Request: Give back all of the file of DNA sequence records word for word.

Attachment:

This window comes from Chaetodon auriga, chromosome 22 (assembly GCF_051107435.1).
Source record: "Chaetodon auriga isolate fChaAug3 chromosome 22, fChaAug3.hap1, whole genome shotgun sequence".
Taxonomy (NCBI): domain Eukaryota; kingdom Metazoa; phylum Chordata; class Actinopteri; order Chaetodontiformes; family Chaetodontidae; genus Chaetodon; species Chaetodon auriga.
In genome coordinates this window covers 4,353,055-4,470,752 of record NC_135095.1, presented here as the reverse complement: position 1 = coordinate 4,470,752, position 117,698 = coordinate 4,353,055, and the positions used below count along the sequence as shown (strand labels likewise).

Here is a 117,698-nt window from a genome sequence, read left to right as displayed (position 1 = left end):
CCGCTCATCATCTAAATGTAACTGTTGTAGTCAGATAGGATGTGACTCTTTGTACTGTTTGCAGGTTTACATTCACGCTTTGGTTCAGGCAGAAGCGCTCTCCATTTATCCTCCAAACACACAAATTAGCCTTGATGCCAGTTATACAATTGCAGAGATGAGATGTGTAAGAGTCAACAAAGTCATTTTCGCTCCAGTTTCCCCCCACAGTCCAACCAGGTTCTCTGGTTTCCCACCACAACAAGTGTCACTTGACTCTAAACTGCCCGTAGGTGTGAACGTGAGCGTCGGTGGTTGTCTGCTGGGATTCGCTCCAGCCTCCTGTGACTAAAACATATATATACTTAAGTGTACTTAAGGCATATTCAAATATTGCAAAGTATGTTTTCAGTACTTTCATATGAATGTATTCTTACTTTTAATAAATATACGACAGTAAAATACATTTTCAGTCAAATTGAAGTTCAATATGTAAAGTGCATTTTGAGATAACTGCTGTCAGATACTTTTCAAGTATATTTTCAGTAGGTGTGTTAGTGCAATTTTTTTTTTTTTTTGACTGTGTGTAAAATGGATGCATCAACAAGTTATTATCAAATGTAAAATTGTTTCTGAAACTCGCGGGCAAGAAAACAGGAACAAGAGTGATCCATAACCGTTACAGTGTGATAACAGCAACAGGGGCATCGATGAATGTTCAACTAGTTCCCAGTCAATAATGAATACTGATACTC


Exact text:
This window comes from Chaetodon auriga, chromosome 22 (assembly GCF_051107435.1).
Source record: "Chaetodon auriga isolate fChaAug3 chromosome 22, fChaAug3.hap1, whole genome shotgun sequence".
Taxonomy (NCBI): domain Eukaryota; kingdom Metazoa; phylum Chordata; class Actinopteri; order Chaetodontiformes; family Chaetodontidae; genus Chaetodon; species Chaetodon auriga.
In genome coordinates this window covers 4,353,055-4,470,752 of record NC_135095.1, presented here as the reverse complement: position 1 = coordinate 4,470,752, position 117,698 = coordinate 4,353,055, and the positions used below count along the sequence as shown (strand labels likewise).

Here is a 117,698-nt window from a genome sequence, read left to right as displayed (position 1 = left end):
CCGCTCATCATCTAAATGTAACTGTTGTAGTCAGATAGGATGTGACTCTTTGTACTGTTTGCAGGTTTACATTCACGCTTTGGTTCAGGCAGAAGCGCTCTCCATTTATCCTCCAAACACACAAATTAGCCTTGATGCCAGTTATACAATTGCAGAGATGAGATGTGTAAGAGTCAACAAAGTCATTTTCGCTCCAGTTTCCCCCCACAGTCCAACCAGGTTCTCTGGTTTCCCACCACAACAAGTGTCACTTGACTCTAAACTGCCCGTAGGTGTGAACGTGAGCGTCGGTGGTTGTCTGCTGGGATTCGCTCCAGCCTCCTGTGACTAAAACATATATATACTTAAGTGTACTTAAGGCATATTCAAATATTGCAAAGTATGTTTTCAGTACTTTCATATGAATGTATTCTTACTTTTAATAAATATACGACAGTAAAATACATTTTCAGTCAAATTGAAGTTCAATATGTAAAGTGCATTTTGAGATAACTGCTGTCAGATACTTTTCAAGTATATTTTCAGTAGGTGTGTTAGTGCAATTTTTTTTTTTTTTTGACTGTGTGTAAAATGGATGCATCAACAAGTTATTATCAAATGTAAAATTGTTTCTGAAACTCGCGGGCAAGAAAACAGGAACAAGAGTGATCCATAACCGTTACAGTGTGATAACAGCAACAGGGGCATCGATGAATGTTCAACTAGTTCCCAGTCAATAATGAATACTGATACTC